I don't want to end on a negative note, however. This was the first year for the fest, and these sorts of issues usually work themselves out. Kudos to getting the show off the ground, and to the crews of the trucks, who I'm sure worked their butts off to feed us. I'm hoping it returns next year, and judging from the popularity of the event, I'm betting it will.

In the meantime, I gotta start hunting those trucks down in their native habitats....

Saturday, February 6, 2010

Week #23 Chinese Hot Pot

Want to know how to put fondue to shame? Introduce Chinese hot pot!

Our friends, Grace and Bob, invited a group of us to their home to experience this fixture of Grace's childhood. As a Chinese-American, she says this was one of her favorite meals growing up, and she was eager to share the experience with the rest of us. Oh happy, lucky day!
We arrived to find four broths bubbling on the table in two divided pots: chicken, vegetable, shrimp and spicy fish. Plates scattered about the table contained raw beef, pork, scallops, salmon belly and shrimp, along with cubes of tofu, fish balls, shrimp balls and fish and tofu balls, several types of mushrooms and Chinese cabbage.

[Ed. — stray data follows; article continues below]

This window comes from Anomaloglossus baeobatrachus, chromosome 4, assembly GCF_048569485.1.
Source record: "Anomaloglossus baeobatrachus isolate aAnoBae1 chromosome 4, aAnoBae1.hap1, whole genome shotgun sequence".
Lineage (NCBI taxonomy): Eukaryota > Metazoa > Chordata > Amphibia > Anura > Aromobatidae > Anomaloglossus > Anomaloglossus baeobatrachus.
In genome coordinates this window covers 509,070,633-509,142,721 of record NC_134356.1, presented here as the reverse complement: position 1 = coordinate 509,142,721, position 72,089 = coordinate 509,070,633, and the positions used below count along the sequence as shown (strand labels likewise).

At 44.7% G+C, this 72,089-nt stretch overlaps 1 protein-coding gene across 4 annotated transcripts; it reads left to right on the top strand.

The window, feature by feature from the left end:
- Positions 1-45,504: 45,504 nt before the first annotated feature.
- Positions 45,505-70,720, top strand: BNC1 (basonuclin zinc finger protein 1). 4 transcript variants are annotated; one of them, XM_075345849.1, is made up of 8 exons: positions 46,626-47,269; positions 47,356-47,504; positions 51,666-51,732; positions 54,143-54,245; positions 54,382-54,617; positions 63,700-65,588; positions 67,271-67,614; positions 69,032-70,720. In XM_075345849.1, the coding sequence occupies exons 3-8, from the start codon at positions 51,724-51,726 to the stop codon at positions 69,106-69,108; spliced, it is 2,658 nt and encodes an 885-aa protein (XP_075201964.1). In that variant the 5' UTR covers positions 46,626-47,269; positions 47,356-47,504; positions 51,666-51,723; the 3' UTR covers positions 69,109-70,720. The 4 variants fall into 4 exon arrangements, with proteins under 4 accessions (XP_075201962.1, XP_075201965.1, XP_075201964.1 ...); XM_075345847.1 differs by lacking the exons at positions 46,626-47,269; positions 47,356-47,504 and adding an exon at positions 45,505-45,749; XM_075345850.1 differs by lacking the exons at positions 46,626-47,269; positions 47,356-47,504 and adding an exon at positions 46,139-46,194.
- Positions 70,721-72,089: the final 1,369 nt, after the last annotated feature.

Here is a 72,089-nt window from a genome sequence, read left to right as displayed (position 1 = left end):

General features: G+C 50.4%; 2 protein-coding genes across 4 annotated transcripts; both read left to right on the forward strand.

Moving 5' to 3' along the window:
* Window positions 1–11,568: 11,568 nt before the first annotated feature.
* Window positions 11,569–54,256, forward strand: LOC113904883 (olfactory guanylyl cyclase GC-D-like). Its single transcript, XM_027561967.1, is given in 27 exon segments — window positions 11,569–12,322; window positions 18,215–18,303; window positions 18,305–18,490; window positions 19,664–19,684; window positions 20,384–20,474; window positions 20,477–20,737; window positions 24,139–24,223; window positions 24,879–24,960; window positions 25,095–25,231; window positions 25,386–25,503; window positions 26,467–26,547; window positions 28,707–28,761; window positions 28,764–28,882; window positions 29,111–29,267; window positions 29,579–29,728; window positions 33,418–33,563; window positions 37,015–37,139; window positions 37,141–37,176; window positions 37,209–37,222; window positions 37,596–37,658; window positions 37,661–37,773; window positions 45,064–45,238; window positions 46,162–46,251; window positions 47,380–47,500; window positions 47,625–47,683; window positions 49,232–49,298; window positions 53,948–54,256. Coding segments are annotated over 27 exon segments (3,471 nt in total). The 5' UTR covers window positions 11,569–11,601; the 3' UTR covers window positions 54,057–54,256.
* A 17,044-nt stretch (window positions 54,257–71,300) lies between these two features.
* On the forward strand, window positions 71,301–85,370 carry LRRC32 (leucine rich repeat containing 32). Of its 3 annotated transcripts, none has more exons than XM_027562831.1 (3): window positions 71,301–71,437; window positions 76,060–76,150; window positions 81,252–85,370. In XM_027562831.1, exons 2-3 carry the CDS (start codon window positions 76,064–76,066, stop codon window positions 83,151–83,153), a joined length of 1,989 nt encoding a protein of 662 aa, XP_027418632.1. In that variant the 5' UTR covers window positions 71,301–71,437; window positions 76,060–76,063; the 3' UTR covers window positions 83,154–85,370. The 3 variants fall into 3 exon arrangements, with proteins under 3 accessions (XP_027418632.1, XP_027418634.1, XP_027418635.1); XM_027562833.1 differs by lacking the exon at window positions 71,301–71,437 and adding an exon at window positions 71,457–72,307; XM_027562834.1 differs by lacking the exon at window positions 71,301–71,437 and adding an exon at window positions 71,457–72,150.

In front of Himself is a plate of thinly sliced beef and pork. To his right is a platter of pot stickers and tofu.
Balls! The sculpted looking ones at the top are a combination of fish & tofu; the pink ones in the center are shrimp and the white ones at the bottom are fish.
 Enoki, boletus and shiitake mushrooms each have their own texture and add their distinctive flavors to the broth as well.